Grocery-Delivery Startup Instacart Partners with Whole Foods

By MobileFOXBusiness

Whole Foods Market (NASDAQ:WFM) and grocery-delivery startup Instacart are piloting an in-store grocery pickup program, adding to Instacart's one-hour and two-hour delivery options.

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Currently, the San Francisco startup delivers from approximately 50 Whole Foods locations in the 15 cities where Instacart operates: Atlanta, Austin, Boston, Boulder, Chicago, Denver, Houston, Los Angeles, New York City, Philadelphia, Portland, San Francisco, San Jose, Seattle and Washington, D.C.

In the next month, Instacart will begin piloting in-store pickup at select Whole Foods locations in Austin and Boston. Instacart CEO Apoorva Mehta said the two companies plan to expand in-store pickup to all 15 cities in the near future. Earlier this summer, Instacart announced a $44 million Series B led by Andreessen Horowitz, bringing total funding to $55 million.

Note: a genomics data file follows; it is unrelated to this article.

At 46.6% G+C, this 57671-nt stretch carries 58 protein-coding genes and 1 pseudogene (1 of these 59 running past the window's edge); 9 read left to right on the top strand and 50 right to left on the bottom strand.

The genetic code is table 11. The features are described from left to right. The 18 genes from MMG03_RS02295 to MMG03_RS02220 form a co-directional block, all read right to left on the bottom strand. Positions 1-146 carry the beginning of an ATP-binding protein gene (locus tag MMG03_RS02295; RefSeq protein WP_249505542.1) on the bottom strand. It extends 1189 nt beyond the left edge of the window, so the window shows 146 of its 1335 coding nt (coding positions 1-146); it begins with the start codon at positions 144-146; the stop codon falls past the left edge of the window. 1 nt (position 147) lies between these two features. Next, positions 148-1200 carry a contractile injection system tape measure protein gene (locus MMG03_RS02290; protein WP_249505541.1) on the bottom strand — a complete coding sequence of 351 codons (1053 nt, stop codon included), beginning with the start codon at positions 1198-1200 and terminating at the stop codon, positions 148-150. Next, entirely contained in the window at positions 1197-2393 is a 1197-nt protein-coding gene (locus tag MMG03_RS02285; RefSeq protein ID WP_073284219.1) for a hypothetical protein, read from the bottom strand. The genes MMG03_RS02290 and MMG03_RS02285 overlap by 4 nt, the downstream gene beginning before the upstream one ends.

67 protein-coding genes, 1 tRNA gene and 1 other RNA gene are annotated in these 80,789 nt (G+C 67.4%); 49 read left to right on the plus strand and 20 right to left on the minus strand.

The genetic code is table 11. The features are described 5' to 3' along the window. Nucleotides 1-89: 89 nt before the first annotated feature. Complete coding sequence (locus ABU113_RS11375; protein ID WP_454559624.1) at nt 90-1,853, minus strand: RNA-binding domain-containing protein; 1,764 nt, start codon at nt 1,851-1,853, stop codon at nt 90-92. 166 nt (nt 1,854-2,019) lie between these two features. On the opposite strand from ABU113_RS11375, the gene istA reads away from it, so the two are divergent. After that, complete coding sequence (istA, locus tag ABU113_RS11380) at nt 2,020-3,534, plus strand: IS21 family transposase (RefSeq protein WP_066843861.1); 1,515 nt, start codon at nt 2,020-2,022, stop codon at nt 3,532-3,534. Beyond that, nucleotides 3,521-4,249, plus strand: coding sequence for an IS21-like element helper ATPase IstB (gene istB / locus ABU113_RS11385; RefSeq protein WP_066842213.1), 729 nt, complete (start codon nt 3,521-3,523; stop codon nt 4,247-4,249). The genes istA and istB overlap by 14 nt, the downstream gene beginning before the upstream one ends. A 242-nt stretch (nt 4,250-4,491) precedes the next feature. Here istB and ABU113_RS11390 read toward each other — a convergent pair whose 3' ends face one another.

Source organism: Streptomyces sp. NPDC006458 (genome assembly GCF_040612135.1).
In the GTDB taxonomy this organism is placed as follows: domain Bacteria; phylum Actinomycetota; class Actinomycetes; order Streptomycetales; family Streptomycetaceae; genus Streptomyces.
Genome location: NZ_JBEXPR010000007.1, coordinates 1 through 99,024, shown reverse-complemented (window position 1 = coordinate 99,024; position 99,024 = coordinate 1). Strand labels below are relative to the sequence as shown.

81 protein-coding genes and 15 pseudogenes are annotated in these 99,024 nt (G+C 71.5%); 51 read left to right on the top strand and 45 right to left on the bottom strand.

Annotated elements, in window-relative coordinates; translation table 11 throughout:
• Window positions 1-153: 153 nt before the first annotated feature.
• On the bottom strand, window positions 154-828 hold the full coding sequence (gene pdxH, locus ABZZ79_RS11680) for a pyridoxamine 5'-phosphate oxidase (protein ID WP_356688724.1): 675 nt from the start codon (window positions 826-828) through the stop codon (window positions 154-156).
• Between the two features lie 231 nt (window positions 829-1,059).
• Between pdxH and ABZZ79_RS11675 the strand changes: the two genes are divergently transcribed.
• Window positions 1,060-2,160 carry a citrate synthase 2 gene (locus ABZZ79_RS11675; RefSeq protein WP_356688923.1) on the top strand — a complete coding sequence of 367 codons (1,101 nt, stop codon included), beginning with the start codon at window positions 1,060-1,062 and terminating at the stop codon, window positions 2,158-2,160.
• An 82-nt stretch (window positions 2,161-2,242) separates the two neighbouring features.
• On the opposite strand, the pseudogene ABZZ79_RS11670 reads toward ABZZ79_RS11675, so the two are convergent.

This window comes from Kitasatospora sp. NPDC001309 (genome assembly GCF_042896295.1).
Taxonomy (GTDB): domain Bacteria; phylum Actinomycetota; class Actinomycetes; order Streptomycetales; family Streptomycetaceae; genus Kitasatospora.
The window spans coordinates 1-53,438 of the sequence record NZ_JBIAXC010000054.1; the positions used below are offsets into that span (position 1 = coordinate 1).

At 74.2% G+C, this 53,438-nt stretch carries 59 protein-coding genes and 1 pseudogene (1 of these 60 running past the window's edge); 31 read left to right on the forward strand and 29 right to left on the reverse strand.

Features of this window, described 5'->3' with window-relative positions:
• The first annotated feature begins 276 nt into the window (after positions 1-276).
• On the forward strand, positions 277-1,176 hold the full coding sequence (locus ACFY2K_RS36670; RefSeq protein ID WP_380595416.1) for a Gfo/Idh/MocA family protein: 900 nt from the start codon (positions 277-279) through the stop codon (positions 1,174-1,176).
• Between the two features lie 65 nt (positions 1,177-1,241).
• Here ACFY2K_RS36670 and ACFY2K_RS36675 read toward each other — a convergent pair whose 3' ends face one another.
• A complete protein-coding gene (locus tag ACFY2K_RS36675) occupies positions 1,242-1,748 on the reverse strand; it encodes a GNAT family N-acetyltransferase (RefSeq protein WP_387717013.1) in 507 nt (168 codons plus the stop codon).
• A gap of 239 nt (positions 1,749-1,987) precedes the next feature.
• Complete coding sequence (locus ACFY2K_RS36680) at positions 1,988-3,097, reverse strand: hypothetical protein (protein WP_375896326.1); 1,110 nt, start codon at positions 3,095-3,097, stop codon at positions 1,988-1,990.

"Instacart makes it extremely easy for our customers to buy Whole Foods Market products from fifteen cities and have them quickly delivered -- whether buying fresh ingredients for dinner tonight or sending healthy foods to loved ones in another city,” said Walter Robb, co-CEO of Whole Foods Market. “We are thrilled to add this additional convenience for our customers.”

With the Instacart app, shoppers receive free delivery on their first order. With subsequent orders, two-hour delivery costs $3.99, while one-hour delivery costs $5.99. In general, Instacart slightly marks up products, but Mehta said the company is removing any markup from the Boston and Austin pilot stores. Mehta said the markup is slight, and Instacart prices are “very close” to in-store prices.

Instacart will be relying on “embedded pickers” to help make the process more efficient. These specialized shoppers stay within stores and are trained to quickly shop for groceries, while another Instacart employee delivers the order.

According to Mehta, Instacart is seeing growth of over 30% month-over-month.

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